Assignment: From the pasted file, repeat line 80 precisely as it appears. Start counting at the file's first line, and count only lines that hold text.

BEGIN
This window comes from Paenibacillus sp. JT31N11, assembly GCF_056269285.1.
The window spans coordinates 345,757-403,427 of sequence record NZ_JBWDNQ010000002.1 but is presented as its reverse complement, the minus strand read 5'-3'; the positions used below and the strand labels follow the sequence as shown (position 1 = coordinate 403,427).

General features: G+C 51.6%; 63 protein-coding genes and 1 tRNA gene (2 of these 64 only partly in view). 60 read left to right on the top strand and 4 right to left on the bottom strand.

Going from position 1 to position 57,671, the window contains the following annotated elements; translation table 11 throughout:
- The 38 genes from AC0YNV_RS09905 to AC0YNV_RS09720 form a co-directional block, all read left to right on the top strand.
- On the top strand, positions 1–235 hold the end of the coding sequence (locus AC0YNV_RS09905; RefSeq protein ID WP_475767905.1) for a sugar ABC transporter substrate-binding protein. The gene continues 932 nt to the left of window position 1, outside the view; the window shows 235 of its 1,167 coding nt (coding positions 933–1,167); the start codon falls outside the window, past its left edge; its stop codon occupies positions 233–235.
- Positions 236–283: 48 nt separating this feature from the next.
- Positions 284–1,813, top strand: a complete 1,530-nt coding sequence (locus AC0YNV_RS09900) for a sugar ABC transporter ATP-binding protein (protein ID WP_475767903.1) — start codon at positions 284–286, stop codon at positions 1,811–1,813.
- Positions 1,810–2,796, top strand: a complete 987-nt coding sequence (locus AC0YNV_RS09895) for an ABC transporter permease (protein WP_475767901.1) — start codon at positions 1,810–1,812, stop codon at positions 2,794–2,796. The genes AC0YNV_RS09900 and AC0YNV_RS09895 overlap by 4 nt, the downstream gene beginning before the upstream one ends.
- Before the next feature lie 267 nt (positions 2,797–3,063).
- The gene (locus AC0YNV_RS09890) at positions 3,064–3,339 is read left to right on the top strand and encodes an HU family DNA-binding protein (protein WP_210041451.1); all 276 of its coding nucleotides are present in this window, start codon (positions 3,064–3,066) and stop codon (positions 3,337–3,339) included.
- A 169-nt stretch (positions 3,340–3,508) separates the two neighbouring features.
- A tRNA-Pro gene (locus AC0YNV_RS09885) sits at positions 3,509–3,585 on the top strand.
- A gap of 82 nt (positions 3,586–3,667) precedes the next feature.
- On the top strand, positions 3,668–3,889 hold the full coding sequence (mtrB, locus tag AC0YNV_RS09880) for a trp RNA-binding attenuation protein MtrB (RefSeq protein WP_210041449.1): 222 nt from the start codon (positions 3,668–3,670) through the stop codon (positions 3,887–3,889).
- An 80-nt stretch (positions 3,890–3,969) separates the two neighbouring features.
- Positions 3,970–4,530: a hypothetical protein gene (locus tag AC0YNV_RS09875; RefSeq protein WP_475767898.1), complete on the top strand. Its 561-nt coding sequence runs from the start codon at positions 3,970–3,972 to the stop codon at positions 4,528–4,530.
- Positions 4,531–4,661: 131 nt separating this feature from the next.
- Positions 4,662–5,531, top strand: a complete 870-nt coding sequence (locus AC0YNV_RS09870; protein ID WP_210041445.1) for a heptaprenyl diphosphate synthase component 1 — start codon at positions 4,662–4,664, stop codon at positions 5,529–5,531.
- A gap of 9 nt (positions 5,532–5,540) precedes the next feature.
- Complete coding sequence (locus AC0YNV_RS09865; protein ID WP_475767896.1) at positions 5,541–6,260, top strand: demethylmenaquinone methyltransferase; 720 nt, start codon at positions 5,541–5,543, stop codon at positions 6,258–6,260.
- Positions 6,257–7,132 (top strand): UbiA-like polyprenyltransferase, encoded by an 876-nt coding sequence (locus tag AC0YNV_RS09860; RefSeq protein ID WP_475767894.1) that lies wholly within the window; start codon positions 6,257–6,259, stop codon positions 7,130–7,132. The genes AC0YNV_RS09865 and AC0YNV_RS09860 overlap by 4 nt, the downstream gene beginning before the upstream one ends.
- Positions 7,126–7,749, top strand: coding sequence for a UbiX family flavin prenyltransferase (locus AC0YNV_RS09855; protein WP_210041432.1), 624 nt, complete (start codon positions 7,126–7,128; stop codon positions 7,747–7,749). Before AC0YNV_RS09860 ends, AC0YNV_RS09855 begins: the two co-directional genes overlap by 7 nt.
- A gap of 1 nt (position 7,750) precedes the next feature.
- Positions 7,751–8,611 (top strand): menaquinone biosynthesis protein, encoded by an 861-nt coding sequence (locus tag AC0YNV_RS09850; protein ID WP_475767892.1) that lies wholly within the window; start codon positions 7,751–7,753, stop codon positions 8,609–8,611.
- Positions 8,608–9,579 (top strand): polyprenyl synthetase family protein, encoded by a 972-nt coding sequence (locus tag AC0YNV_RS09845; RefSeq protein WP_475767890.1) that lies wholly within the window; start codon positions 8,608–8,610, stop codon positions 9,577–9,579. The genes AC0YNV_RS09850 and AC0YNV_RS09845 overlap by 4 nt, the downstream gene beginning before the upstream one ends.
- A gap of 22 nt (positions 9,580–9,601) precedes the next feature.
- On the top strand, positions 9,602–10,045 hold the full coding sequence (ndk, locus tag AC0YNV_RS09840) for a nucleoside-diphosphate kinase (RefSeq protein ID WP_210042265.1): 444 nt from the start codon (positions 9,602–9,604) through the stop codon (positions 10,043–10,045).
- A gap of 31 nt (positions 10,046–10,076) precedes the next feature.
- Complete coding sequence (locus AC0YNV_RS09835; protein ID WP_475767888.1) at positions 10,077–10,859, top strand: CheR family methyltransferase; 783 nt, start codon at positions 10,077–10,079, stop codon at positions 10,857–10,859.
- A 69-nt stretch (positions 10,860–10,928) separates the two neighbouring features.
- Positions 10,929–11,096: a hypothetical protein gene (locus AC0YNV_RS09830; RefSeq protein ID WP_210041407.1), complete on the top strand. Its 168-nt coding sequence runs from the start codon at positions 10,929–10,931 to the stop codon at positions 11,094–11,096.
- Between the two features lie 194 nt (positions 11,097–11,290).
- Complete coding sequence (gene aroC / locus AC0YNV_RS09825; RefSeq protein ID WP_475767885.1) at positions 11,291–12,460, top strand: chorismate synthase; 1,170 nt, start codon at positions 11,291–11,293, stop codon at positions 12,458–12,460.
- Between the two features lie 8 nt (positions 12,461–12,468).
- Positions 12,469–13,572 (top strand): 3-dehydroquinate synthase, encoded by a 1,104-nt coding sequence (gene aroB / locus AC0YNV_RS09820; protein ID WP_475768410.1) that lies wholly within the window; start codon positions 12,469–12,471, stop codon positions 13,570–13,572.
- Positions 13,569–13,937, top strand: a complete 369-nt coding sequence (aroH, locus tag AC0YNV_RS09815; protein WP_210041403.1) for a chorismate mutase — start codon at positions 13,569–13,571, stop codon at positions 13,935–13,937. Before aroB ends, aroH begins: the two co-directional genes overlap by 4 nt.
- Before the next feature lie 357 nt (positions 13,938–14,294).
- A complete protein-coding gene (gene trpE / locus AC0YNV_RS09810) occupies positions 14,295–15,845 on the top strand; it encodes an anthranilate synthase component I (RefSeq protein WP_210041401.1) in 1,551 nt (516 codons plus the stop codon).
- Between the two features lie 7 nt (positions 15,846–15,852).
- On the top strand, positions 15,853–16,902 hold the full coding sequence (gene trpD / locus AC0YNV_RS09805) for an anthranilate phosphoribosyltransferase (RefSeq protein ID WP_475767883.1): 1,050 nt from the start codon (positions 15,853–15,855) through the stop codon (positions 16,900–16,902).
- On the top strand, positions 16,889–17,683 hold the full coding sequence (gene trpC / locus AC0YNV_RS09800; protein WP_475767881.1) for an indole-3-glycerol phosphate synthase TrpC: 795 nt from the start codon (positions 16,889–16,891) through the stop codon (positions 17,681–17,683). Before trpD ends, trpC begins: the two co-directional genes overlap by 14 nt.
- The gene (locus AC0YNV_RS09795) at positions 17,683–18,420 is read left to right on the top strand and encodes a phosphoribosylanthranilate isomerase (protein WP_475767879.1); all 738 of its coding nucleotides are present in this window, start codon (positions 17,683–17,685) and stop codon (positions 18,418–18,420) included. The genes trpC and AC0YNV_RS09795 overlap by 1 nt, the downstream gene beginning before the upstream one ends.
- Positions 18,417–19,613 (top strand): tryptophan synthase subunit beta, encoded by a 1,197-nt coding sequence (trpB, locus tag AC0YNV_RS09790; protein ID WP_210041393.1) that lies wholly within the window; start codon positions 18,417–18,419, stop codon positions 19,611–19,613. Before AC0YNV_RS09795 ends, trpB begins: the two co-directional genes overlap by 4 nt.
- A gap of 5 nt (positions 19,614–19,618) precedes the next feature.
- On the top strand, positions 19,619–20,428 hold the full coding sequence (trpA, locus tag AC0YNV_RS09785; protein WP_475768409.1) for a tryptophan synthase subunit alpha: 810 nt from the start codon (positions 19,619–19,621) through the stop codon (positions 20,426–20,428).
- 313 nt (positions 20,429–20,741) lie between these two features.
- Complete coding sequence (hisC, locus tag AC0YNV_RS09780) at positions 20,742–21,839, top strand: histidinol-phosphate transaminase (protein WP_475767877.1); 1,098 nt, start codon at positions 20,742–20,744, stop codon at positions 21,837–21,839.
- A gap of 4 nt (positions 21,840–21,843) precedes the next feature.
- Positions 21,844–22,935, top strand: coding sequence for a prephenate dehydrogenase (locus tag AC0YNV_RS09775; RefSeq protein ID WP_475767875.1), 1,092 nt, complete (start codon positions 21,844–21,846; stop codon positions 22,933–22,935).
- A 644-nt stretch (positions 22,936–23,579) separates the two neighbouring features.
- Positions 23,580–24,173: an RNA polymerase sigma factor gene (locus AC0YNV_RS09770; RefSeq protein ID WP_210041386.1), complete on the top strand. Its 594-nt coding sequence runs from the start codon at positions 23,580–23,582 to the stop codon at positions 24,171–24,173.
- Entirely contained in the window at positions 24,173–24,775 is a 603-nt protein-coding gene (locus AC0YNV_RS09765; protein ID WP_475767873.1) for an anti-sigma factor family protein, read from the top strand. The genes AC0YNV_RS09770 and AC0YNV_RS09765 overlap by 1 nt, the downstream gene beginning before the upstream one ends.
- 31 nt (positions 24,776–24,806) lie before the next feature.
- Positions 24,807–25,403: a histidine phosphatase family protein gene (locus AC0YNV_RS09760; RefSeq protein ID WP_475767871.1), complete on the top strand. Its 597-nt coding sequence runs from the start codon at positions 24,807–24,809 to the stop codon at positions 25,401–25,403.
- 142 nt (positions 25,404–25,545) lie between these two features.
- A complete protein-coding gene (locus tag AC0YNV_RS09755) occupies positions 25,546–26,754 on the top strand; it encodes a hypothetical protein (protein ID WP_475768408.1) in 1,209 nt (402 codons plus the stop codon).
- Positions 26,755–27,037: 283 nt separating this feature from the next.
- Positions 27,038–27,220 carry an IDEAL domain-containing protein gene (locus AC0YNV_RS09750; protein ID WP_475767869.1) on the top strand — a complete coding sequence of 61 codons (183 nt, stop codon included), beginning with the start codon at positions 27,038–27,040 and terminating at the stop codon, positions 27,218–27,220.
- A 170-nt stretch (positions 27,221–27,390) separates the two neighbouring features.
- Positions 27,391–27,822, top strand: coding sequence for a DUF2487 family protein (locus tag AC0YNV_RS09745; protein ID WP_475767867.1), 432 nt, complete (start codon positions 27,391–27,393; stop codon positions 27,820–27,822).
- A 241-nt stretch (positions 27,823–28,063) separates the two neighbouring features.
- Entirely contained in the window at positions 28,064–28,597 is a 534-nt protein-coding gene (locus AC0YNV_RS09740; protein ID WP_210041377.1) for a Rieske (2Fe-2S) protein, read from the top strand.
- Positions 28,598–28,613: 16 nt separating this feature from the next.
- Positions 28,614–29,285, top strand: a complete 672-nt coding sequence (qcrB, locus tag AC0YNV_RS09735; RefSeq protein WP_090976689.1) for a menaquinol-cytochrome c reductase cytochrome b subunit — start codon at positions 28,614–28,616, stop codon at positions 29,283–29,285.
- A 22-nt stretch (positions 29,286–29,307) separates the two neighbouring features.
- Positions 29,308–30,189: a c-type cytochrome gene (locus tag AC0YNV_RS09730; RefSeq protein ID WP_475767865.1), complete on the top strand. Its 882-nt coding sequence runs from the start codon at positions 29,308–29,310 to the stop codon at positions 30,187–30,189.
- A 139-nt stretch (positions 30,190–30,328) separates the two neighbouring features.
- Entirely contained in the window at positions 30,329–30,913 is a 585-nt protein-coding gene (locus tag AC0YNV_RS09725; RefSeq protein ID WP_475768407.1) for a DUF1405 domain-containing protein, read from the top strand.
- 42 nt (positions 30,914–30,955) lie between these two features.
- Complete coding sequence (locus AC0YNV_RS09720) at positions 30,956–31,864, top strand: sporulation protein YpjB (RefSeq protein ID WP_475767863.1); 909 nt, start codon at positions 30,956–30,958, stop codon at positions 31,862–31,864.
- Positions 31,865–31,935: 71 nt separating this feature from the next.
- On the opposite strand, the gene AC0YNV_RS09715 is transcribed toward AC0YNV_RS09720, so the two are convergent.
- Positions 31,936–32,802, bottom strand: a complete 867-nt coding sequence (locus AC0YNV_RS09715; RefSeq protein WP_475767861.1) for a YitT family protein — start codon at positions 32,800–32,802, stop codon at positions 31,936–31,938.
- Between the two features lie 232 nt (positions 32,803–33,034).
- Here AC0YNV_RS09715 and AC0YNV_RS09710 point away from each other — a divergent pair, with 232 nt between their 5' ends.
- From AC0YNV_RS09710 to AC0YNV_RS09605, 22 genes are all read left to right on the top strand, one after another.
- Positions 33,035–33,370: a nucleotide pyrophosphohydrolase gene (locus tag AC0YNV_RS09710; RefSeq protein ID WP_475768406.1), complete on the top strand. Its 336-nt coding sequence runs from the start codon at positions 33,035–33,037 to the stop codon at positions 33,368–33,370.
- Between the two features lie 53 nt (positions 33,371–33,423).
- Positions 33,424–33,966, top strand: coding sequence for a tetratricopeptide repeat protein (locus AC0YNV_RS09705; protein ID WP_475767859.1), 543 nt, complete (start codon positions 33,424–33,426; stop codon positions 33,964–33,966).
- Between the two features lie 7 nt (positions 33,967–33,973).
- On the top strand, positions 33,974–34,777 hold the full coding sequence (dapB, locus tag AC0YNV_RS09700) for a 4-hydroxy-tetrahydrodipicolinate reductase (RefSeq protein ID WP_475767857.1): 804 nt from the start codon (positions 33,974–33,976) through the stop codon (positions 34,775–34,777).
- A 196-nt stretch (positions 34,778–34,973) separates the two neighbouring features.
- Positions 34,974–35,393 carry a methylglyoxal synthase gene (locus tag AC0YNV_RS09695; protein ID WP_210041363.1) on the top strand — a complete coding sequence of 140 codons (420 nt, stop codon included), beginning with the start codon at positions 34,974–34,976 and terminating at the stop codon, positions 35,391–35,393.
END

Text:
- Positions 33,424–33,966, top strand: coding sequence for a tetratricopeptide repeat protein (locus AC0YNV_RS09705; protein ID WP_475767859.1), 543 nt, complete (start codon positions 33,424–33,426; stop codon positions 33,964–33,966).